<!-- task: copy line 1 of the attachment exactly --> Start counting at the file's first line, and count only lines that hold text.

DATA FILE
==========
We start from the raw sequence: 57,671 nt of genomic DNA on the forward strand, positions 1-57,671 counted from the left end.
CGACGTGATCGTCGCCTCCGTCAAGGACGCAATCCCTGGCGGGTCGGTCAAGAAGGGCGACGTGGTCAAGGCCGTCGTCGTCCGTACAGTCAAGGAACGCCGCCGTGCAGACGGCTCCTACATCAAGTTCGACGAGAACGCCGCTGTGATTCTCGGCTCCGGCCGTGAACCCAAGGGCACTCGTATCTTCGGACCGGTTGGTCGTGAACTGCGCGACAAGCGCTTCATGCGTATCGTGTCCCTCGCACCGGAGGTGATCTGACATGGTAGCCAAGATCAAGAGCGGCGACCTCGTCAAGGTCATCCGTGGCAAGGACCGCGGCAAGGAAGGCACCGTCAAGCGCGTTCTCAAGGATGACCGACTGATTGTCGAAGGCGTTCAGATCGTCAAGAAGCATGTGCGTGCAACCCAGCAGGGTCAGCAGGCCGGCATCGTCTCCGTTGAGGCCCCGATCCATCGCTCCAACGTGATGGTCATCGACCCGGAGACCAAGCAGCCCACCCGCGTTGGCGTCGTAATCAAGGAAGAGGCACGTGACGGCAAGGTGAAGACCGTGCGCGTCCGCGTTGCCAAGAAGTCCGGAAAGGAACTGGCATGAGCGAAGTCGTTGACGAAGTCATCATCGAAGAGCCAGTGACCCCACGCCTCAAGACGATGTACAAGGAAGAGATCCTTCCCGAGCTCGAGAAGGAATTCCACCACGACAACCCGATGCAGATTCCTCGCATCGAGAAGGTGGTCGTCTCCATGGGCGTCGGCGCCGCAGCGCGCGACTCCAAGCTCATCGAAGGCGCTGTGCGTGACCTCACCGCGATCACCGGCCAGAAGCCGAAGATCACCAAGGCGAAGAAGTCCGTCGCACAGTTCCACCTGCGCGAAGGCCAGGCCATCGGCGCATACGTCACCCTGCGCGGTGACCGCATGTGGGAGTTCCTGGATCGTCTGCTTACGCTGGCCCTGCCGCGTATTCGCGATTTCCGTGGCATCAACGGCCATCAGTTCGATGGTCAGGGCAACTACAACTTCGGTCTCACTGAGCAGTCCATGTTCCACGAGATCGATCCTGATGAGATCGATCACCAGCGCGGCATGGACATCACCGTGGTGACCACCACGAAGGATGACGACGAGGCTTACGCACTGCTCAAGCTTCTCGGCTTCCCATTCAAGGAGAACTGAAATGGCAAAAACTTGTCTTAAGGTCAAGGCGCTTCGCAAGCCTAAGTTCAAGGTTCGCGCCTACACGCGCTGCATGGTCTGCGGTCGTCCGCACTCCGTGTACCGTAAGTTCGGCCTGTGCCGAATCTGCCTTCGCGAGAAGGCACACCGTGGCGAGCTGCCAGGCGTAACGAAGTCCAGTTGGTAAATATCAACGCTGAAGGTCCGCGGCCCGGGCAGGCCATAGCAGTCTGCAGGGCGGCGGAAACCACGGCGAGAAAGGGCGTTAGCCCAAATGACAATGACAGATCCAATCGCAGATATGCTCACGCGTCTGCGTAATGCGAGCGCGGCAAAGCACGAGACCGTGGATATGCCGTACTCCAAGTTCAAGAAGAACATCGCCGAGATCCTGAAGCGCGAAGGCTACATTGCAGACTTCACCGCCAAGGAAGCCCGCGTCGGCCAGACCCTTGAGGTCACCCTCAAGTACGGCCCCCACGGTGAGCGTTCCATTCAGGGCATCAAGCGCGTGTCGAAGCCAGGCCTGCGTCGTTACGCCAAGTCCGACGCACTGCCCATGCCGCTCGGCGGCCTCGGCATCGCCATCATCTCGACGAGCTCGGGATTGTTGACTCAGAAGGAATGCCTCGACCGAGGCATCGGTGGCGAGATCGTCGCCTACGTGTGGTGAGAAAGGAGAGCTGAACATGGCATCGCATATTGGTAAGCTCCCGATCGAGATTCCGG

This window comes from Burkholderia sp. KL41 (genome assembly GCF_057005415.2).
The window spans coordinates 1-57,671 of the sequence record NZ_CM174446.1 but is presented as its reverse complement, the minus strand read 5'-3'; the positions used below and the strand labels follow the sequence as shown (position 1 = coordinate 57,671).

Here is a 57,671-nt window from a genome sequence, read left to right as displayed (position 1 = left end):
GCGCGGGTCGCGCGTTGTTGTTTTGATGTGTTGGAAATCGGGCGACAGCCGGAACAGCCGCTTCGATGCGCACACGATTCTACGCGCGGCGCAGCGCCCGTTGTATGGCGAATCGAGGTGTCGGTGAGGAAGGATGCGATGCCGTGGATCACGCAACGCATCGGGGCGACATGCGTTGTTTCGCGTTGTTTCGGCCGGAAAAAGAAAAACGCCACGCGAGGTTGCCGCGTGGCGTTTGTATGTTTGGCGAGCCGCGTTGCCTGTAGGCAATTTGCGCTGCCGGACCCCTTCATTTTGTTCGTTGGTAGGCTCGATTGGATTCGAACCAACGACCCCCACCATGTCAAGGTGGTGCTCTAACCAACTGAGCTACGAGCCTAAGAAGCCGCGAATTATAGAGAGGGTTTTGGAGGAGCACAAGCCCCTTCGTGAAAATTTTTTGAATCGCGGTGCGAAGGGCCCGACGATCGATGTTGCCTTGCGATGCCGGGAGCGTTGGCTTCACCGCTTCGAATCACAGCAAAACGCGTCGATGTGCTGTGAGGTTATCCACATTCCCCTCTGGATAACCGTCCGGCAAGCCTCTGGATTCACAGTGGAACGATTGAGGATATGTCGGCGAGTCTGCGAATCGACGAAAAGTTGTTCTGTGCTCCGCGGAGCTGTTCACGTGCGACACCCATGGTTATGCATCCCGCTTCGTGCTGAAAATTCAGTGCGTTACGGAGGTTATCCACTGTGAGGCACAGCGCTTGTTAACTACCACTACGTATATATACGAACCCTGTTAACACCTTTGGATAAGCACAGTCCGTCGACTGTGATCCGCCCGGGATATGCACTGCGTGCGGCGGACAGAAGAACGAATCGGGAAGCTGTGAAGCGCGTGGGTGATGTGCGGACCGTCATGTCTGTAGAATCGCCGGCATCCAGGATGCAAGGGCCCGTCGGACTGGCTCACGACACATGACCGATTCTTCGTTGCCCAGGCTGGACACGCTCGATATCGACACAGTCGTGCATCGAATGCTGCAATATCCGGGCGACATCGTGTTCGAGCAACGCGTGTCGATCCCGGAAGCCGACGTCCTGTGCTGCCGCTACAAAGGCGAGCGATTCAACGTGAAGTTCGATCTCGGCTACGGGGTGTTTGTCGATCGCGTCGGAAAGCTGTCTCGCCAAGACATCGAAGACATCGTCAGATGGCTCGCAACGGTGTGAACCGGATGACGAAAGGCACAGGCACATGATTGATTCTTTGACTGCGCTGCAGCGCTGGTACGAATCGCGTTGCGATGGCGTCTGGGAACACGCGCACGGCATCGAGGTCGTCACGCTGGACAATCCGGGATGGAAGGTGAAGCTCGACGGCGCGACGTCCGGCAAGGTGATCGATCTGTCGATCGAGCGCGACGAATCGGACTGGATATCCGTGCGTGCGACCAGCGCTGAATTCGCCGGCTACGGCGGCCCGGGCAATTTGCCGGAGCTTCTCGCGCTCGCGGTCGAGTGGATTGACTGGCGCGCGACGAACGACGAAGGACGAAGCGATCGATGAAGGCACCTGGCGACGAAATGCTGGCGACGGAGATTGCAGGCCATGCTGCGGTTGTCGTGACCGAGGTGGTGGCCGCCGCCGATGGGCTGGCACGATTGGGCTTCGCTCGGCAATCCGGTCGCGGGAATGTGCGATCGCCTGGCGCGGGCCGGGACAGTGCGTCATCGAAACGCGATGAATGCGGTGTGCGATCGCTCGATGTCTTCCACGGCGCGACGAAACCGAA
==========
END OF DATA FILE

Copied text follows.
We start from the raw sequence: 57,671 nt of genomic DNA on the forward strand, positions 1-57,671 counted from the left end.